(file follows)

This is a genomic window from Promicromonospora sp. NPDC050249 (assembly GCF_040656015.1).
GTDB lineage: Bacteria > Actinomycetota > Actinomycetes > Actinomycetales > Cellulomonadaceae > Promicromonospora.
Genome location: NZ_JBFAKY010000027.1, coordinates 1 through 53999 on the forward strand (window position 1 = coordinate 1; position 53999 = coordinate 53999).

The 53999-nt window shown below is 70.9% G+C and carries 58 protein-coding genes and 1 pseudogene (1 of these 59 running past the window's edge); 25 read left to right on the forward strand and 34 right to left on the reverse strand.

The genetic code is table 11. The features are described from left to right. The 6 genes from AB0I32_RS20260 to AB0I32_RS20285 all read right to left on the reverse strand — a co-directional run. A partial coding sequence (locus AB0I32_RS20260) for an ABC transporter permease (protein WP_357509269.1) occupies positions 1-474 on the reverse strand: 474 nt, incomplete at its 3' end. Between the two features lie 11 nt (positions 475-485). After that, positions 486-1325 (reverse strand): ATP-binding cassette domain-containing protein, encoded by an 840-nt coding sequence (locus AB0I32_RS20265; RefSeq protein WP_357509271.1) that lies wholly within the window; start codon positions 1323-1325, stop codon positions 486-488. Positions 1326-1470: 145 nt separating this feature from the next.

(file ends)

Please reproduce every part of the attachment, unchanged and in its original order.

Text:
This is a genomic window from Promicromonospora sp. NPDC050249 (assembly GCF_040656015.1).
GTDB lineage: Bacteria > Actinomycetota > Actinomycetes > Actinomycetales > Cellulomonadaceae > Promicromonospora.
Genome location: NZ_JBFAKY010000027.1, coordinates 1 through 53999 on the forward strand (window position 1 = coordinate 1; position 53999 = coordinate 53999).

The 53999-nt window shown below is 70.9% G+C and carries 58 protein-coding genes and 1 pseudogene (1 of these 59 running past the window's edge); 25 read left to right on the forward strand and 34 right to left on the reverse strand.

The genetic code is table 11. The features are described from left to right. The 6 genes from AB0I32_RS20260 to AB0I32_RS20285 all read right to left on the reverse strand — a co-directional run. A partial coding sequence (locus AB0I32_RS20260) for an ABC transporter permease (protein WP_357509269.1) occupies positions 1-474 on the reverse strand: 474 nt, incomplete at its 3' end. Between the two features lie 11 nt (positions 475-485). After that, positions 486-1325 (reverse strand): ATP-binding cassette domain-containing protein, encoded by an 840-nt coding sequence (locus AB0I32_RS20265; RefSeq protein WP_357509271.1) that lies wholly within the window; start codon positions 1323-1325, stop codon positions 486-488. Positions 1326-1470: 145 nt separating this feature from the next.